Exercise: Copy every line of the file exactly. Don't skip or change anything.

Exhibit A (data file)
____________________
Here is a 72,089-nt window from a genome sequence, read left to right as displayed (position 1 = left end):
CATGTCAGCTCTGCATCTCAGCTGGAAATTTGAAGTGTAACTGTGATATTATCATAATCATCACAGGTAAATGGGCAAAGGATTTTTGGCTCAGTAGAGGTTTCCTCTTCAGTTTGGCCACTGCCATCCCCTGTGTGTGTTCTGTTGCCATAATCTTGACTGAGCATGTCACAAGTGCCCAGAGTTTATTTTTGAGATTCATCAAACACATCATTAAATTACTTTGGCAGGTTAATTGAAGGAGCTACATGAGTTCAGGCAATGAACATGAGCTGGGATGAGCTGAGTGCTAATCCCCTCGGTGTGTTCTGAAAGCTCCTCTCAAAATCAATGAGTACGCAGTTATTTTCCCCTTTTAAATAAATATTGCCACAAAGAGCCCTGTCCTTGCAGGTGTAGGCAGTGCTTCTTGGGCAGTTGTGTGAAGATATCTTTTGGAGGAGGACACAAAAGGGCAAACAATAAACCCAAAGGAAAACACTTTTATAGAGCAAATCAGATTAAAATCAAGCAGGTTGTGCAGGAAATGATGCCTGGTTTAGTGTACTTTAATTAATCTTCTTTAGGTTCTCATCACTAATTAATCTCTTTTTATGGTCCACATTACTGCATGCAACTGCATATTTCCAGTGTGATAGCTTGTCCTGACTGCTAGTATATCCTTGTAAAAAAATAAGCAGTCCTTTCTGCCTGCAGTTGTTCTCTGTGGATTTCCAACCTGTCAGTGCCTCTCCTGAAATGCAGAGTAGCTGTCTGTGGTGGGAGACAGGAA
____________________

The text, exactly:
Here is a 72,089-nt window from a genome sequence, read left to right as displayed (position 1 = left end):
CATGTCAGCTCTGCATCTCAGCTGGAAATTTGAAGTGTAACTGTGATATTATCATAATCATCACAGGTAAATGGGCAAAGGATTTTTGGCTCAGTAGAGGTTTCCTCTTCAGTTTGGCCACTGCCATCCCCTGTGTGTGTTCTGTTGCCATAATCTTGACTGAGCATGTCACAAGTGCCCAGAGTTTATTTTTGAGATTCATCAAACACATCATTAAATTACTTTGGCAGGTTAATTGAAGGAGCTACATGAGTTCAGGCAATGAACATGAGCTGGGATGAGCTGAGTGCTAATCCCCTCGGTGTGTTCTGAAAGCTCCTCTCAAAATCAATGAGTACGCAGTTATTTTCCCCTTTTAAATAAATATTGCCACAAAGAGCCCTGTCCTTGCAGGTGTAGGCAGTGCTTCTTGGGCAGTTGTGTGAAGATATCTTTTGGAGGAGGACACAAAAGGGCAAACAATAAACCCAAAGGAAAACACTTTTATAGAGCAAATCAGATTAAAATCAAGCAGGTTGTGCAGGAAATGATGCCTGGTTTAGTGTACTTTAATTAATCTTCTTTAGGTTCTCATCACTAATTAATCTCTTTTTATGGTCCACATTACTGCATGCAACTGCATATTTCCAGTGTGATAGCTTGTCCTGACTGCTAGTATATCCTTGTAAAAAAATAAGCAGTCCTTTCTGCCTGCAGTTGTTCTCTGTGGATTTCCAACCTGTCAGTGCCTCTCCTGAAATGCAGAGTAGCTGTCTGTGGTGGGAGACAGGAA